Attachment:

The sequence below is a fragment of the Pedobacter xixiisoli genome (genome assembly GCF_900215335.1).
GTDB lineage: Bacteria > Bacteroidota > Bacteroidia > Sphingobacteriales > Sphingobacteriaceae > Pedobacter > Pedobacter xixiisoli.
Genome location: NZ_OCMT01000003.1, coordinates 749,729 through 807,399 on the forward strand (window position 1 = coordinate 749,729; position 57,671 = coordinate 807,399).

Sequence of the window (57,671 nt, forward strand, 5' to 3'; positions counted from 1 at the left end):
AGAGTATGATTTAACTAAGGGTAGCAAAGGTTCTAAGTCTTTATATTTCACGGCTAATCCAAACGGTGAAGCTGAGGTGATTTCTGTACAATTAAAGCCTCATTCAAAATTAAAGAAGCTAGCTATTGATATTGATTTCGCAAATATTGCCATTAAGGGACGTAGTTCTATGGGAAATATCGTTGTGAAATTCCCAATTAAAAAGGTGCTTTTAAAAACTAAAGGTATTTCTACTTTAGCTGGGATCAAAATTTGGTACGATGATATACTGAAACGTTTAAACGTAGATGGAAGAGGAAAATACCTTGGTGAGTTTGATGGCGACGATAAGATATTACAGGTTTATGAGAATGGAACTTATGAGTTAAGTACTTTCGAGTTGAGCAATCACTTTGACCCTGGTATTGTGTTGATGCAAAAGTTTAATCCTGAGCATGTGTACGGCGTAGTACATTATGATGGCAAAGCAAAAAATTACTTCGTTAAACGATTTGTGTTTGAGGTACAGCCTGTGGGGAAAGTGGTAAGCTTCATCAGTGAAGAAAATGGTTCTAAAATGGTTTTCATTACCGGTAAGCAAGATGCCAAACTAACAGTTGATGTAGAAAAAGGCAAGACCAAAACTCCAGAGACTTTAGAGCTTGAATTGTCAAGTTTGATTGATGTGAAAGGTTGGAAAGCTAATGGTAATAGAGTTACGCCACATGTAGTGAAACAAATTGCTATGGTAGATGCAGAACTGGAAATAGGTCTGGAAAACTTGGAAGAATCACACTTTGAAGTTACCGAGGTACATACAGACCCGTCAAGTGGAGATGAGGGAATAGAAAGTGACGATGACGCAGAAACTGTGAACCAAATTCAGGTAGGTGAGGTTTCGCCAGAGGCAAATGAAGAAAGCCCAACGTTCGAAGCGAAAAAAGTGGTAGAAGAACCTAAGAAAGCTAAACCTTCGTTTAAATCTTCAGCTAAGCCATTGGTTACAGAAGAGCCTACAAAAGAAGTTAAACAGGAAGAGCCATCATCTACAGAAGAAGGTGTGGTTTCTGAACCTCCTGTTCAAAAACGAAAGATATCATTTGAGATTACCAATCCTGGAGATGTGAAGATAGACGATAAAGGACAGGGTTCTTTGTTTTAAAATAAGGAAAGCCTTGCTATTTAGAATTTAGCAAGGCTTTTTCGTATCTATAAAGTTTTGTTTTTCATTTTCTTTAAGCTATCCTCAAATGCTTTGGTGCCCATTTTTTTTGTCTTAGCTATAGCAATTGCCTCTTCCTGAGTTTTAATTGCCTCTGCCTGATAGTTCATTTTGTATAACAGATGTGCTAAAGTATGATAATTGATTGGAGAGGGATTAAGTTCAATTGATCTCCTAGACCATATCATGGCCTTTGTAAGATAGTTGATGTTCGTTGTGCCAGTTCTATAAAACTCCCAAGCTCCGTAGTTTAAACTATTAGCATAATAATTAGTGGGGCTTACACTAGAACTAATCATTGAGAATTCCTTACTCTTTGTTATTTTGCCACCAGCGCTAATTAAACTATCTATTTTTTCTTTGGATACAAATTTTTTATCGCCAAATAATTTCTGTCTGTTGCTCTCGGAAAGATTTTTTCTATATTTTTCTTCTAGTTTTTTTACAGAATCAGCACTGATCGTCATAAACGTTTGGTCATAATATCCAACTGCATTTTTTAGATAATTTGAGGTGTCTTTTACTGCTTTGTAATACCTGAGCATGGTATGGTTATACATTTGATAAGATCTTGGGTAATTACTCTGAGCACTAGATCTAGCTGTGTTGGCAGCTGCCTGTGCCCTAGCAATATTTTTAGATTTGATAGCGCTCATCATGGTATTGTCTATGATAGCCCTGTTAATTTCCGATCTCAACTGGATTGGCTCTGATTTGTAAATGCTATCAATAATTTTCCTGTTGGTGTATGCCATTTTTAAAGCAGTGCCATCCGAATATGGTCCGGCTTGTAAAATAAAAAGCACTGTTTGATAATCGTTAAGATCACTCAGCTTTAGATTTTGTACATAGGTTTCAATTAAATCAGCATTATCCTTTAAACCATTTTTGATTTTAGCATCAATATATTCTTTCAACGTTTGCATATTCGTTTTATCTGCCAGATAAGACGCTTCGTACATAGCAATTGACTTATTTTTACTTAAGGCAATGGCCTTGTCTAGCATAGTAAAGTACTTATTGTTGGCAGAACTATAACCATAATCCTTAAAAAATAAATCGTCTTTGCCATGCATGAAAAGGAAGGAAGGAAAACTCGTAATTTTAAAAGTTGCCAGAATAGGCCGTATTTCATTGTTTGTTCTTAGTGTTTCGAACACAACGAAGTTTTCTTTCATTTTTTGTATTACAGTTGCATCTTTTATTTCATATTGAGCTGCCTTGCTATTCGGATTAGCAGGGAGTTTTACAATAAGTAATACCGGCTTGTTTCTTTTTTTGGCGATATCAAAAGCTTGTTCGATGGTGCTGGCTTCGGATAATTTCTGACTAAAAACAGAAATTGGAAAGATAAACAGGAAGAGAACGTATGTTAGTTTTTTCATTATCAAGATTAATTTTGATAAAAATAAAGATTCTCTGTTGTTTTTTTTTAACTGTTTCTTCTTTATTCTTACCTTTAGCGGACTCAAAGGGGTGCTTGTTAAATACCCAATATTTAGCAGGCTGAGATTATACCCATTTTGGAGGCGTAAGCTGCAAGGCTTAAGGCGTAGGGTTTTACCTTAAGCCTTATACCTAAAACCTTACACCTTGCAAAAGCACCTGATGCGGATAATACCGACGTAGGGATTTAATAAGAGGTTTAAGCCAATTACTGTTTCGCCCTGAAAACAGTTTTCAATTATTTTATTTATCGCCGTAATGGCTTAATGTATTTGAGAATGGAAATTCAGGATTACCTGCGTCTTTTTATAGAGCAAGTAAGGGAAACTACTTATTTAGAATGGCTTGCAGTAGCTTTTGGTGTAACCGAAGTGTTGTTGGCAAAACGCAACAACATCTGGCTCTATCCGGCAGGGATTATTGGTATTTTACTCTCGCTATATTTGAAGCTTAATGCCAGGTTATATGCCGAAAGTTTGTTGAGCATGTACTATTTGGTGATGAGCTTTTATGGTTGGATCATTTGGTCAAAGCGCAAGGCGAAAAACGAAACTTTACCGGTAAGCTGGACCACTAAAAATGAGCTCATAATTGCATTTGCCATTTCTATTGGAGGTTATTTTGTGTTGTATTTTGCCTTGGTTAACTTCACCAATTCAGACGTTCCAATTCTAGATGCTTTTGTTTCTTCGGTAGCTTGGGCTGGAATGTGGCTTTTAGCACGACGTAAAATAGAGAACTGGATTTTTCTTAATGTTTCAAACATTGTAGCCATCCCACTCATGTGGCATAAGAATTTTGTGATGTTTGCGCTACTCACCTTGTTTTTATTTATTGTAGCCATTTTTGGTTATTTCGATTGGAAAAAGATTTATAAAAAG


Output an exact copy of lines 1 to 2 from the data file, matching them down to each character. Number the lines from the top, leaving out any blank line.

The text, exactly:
The sequence below is a fragment of the Pedobacter xixiisoli genome (genome assembly GCF_900215335.1).
GTDB lineage: Bacteria > Bacteroidota > Bacteroidia > Sphingobacteriales > Sphingobacteriaceae > Pedobacter > Pedobacter xixiisoli.